So what I was experiencing in May of 2016, this feeling that everything looked the same, this lack of ‘contrast,’ was, in fact, the antonym of ‘diversity’ – ‘uniformity.’
Things became more evident, however, the more I looked into the impacts of diversity in design. The most impactful resource was the 1986 thesis by Dr. Cheryl Holmes-Miller, entitled ‘Black Designers Missing In Action.’ It was the first time anyone really mentioned the idea of diversity in design. In this groundbreaking article, Cheryl covers the impacts of diversity and uniformity on industrial and societal levels.
But it wasn’t until I read her 2016 sequel, for the 30th anniversary, released just a few weeks later, entitled ‘Black Designers: Still Missing In Action,’ that I became truly inspired. Because of this article, I began thinking, ‘if our job as designers is to create visual solutions, then how can we effectively solve the problems of our clients when we (as an industry) have done so little to face our own?’
Vocal is working to end stereotypography.
It was her work that inspired the founding of Vocal Type and its diversity-driven missions. Part of my mission with Vocal Type is to bring an end to stereotypography. This means two different things, depending on your profession.
If you’re a graphic designer, stereotypography is the practice of using stereotypes to inform your font or lettering choices. Like using black-weight fonts in relation to Black people, brush scripts in relation to East Asian brands, Latin fonts made to look like they’re Arabic, and the list goes on. If you’re a type designer, this is the practice of designing fonts based on a culture’s stereotypes. If you search for ‘tribal’ or ‘ethnic’ fonts, you’ll see what I mean.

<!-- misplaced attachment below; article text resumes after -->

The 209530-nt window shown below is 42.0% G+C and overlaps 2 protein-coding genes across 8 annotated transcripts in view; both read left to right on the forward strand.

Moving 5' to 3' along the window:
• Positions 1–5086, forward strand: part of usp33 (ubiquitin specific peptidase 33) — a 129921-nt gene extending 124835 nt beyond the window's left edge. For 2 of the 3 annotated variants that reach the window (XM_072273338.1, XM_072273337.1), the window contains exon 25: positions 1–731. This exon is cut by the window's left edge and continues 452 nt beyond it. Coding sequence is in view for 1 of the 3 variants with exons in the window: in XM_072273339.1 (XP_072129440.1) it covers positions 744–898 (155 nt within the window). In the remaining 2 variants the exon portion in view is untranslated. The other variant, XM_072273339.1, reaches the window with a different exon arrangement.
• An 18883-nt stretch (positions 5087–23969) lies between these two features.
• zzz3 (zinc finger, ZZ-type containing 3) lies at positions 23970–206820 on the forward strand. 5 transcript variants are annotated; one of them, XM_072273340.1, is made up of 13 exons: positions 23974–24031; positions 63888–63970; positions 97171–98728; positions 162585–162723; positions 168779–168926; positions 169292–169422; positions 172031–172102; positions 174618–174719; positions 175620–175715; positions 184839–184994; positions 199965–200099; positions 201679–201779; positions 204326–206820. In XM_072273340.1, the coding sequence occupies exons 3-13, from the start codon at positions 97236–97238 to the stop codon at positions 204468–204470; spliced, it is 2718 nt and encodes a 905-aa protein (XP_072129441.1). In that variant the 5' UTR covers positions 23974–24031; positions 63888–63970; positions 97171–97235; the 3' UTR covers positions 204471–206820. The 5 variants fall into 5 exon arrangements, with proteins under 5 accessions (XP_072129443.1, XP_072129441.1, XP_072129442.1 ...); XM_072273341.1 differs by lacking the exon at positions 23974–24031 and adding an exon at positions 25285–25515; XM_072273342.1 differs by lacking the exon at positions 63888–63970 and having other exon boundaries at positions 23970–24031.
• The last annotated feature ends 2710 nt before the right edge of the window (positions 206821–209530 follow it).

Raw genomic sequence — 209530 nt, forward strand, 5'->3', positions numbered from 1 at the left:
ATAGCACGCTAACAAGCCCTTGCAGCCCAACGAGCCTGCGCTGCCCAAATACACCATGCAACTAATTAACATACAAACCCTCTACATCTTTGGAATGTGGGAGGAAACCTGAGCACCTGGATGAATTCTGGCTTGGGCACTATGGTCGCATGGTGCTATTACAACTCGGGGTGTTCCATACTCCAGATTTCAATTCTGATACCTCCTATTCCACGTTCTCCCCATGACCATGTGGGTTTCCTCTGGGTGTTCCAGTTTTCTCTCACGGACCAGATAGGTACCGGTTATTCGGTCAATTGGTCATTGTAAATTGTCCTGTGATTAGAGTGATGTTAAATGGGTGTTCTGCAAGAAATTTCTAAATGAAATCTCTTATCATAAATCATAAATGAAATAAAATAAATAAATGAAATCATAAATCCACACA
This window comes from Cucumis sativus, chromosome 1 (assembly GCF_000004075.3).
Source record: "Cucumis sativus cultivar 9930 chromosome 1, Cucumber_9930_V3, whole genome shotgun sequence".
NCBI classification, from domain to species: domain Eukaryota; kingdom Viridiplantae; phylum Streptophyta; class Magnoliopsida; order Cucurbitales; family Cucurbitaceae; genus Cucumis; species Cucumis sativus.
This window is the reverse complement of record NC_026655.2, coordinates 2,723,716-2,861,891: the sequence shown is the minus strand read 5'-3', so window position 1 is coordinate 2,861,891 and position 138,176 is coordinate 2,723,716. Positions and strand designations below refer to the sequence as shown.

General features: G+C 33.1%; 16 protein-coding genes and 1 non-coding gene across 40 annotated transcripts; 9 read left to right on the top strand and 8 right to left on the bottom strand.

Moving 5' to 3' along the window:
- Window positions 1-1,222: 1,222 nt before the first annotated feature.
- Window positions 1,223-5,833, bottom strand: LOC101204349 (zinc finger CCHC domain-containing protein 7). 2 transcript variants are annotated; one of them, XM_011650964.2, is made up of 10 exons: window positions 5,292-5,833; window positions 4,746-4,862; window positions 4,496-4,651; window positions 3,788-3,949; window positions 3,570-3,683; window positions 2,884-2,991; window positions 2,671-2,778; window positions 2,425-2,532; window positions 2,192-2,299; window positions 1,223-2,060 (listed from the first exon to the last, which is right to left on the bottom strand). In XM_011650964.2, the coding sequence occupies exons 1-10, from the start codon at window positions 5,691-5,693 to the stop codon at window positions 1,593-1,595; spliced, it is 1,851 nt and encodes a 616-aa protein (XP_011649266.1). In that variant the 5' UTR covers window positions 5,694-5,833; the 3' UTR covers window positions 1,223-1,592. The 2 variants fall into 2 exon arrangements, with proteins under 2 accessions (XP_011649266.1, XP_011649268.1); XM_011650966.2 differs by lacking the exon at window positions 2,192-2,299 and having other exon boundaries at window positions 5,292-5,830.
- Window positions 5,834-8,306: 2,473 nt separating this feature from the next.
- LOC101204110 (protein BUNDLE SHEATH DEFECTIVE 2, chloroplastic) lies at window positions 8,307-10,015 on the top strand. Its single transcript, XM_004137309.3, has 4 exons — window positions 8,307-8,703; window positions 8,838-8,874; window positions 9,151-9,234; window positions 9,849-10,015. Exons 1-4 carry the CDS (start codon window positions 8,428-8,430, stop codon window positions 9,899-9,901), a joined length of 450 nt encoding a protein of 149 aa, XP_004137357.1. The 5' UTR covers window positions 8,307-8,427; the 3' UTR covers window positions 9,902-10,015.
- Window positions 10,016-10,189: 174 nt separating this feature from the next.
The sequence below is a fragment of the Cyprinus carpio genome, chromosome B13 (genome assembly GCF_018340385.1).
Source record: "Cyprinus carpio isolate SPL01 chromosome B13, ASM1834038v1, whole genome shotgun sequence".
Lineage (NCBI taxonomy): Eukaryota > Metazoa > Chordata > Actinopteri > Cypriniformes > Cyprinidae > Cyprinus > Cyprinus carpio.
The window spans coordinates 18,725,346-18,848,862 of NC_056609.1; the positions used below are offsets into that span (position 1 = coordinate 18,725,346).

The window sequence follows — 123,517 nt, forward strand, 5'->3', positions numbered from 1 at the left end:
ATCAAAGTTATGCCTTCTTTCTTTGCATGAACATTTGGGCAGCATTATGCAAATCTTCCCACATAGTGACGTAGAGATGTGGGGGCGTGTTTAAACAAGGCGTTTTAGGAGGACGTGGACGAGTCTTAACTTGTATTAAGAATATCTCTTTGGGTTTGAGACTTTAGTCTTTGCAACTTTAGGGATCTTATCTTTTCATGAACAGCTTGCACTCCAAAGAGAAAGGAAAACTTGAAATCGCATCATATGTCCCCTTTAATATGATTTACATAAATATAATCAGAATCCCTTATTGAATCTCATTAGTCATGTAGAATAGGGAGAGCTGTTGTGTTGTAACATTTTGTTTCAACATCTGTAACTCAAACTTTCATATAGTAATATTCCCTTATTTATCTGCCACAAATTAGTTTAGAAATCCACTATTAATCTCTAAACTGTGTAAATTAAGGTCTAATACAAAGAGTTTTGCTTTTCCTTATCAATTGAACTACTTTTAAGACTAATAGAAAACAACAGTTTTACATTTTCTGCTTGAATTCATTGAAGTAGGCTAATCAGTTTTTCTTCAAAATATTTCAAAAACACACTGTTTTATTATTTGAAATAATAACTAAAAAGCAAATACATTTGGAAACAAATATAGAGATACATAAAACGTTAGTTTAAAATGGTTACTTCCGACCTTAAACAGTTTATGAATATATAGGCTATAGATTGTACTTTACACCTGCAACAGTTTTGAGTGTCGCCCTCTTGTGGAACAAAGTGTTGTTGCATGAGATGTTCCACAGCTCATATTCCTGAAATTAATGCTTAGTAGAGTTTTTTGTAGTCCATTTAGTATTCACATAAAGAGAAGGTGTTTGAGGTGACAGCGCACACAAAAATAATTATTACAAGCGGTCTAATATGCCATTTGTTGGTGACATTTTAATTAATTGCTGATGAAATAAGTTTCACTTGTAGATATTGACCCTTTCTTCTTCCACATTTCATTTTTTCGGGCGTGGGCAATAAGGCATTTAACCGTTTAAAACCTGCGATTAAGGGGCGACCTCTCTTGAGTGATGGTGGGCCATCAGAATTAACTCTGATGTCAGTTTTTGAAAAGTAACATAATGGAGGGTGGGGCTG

Vocal is working to end stereotypography by conducting meaningful research that honours and respects marginalised cultures. While stereotypography is degrading and harmful, it results from an industry that has and continues to celebrate uniformity.
Beyond stereotypography, uniformity also plays a role in suppressing culture. For example, around 2016 or 2017, I remember seeing more than a few brand identities for cities. And I remember seeing these beautiful case studies showcasing all of these cultural and historical icons that inspired this identity. However, those pieces of culture and heritage were inevitably suppressed by grids and monolinear forms. The end result was a series of identities that no longer looks like the cultures they were meant to represent. They looked like brands for people who knew nothing about the culture. This is degrading on another level.
Diversity in the workforce helps prevent incidences such as these. But more than that, diversity adds value to our industry. Let’s think about this from the perspective of a brand identity. A brand identity is a tool for companies to help customers identify Company X from every other company in their industry. But when you have a sea of brand identities based on English or German types and Swiss grids, it won’t be long before those brand identities start to look the same. Because now you have a sea of similar designs by similar designers, who underwent a similar education, use similar tools, and come from similar backgrounds. Then you end up with uniformity.
The more our work looks the same, the less valuable our expertise becomes from an economic perspective. With more BIPOC representation in design (media, conferences, etc.) comes a more significant number of perspectives, more unique creations, more ‘contrast,’ and the greater our value as an industry.
Let us hope that it doesn’t take another ‘Pandemic of Racism’ for this ‘lesson’ to be understood.
Through Antalis Creative Power, leading paper company Antalis are publishing a series of in-depth articles in search of the ingredients to a memorable creation.